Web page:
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March 22, 2021 8:00 AM, EDT

A Year of Pandemic: Technology Key to States' Response

Four pandemic imagesDriver with mask by andresr/Getty Images (clockwise from top left); vaccine vial by Liam McBurney/Pool via AP; COVID-19 virus by Getty Images; UPS truck carrying vaccine at Pfizer Global Supply Kalamazoo by Morry Gash/Pool/Associated Press

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The supply chain has come through severe trials since the coronavirus was declared a pandemic on March 11, 2020, by the World Health Organization. Trucking and related organizations describe the challenges and their progress.

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State transportation agencies’ response to COVID-19 was as varied as the transportation sector itself.

Victoria Sheehan, president of the American Association of State Highway and Transportation Officials, said technology made an important difference in departments’ pandemic operations.

Administrative staff and engineers transitioned to telework — a practice Sheehan said continues across many agencies, including the New Hampshire Department of Transportation where she serves as commissioner.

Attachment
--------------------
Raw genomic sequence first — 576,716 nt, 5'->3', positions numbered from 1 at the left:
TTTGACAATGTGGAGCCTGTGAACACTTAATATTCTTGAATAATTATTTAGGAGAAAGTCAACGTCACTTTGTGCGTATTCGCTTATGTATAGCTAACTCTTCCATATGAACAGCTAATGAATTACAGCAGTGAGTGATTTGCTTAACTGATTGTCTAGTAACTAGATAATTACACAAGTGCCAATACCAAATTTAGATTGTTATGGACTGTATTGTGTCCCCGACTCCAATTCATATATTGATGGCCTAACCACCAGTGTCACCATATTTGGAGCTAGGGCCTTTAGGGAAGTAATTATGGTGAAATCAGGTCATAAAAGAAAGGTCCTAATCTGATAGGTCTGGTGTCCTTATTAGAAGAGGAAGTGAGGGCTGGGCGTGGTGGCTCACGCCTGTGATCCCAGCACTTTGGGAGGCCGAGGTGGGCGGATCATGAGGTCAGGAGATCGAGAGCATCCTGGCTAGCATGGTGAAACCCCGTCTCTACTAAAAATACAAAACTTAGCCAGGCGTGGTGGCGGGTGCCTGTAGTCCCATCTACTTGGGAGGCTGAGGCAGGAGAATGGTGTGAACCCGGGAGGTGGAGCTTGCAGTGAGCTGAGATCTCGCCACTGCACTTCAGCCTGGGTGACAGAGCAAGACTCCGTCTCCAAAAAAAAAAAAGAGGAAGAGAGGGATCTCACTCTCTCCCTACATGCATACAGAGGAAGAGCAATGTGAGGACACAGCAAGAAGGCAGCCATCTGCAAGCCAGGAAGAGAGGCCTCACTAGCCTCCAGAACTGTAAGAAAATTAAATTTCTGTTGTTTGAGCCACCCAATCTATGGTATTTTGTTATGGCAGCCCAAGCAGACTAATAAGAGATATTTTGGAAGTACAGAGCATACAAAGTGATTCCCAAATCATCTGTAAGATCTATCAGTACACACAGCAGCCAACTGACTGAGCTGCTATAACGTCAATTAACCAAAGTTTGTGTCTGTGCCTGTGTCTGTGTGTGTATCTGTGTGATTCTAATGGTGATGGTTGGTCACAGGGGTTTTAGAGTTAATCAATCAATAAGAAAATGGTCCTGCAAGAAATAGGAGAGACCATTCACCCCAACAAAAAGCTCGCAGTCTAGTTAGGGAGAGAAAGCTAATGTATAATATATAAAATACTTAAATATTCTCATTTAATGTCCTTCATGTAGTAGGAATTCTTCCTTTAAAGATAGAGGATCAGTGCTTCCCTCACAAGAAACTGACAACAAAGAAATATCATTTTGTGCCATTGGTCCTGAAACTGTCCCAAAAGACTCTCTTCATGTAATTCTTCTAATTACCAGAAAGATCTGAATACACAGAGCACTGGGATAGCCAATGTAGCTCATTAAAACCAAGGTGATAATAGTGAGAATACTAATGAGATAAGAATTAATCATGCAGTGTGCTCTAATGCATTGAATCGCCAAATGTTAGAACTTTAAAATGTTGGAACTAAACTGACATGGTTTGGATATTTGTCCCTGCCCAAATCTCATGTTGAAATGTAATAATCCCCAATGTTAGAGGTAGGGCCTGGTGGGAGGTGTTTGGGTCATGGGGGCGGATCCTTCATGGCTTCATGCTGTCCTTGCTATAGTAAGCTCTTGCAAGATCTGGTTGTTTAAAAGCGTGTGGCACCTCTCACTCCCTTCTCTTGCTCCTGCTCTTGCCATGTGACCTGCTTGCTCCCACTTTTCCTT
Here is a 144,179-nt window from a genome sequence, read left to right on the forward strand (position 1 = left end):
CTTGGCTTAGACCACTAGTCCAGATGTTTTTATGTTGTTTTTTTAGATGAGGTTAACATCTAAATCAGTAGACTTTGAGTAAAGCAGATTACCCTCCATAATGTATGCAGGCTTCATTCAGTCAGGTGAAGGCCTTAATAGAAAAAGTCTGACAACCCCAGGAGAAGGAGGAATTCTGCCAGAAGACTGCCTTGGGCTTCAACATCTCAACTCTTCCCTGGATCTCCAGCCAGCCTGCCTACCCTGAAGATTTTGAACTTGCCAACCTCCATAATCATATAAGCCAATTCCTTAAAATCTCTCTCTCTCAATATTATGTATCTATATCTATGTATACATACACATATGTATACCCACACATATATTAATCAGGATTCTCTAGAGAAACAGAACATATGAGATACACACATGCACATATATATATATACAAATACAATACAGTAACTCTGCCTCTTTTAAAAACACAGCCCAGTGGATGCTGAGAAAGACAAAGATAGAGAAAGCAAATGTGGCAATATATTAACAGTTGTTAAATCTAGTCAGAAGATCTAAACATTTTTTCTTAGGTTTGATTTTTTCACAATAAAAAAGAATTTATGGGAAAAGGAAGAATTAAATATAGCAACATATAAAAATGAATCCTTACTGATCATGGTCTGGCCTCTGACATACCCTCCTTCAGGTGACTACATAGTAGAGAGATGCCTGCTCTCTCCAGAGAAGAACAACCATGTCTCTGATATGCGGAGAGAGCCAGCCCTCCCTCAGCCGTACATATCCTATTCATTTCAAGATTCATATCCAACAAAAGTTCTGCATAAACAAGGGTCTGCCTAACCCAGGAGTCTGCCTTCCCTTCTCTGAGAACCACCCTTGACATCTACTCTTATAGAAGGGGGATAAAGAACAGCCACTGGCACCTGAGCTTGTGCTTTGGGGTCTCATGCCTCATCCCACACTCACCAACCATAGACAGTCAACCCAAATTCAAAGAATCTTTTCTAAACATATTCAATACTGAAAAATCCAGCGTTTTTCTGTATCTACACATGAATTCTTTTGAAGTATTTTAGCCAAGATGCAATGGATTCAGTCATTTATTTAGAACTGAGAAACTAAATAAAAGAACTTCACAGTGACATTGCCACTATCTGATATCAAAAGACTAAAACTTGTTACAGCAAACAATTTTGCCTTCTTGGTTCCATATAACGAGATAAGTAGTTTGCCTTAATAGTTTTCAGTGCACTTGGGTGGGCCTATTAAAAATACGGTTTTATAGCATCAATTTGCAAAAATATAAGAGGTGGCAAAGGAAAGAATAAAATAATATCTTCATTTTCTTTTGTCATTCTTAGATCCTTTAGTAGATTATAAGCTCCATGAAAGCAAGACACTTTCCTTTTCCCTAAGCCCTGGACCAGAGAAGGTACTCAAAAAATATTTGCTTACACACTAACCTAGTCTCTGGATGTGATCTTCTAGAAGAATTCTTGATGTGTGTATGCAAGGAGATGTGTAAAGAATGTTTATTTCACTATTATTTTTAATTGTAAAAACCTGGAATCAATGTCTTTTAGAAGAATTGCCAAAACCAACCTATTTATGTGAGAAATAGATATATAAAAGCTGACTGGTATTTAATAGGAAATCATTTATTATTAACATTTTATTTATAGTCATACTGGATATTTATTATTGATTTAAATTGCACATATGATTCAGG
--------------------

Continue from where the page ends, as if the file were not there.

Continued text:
Those who had to report for duty at construction sites started using tools such as contactless ticketing to deliver materials. Individuals had to travel to work locations in separate vehicles also.

An initial concern Sheehan harbored was the inability to hold public meetings during the pandemic, which she said was resolved with virtual tools allowing people to share input online.

On public transportation, protocol included distributing personal protective equipment and modifying buses and train cars to allow physical distancing.

“Not only are our workers essential, but we’re transporting other essential workers to and from their employment,” Sheehan told Transport Topics.

State transportation officials also had to support governors’ safety plans, taking on responsibilities such as setting up testing and vaccination sites and staffing call centers to help people book appointments.

Sheehan said state officials are used to responding to emergencies, and 2020’s crises ran the gamut of hurricanes, floods and social unrest on top of the pandemic.

“Our association and our state DOTs and all the partners we work with had to be very nimble in reacting to all of these emerging issues,” Sheehan said. 

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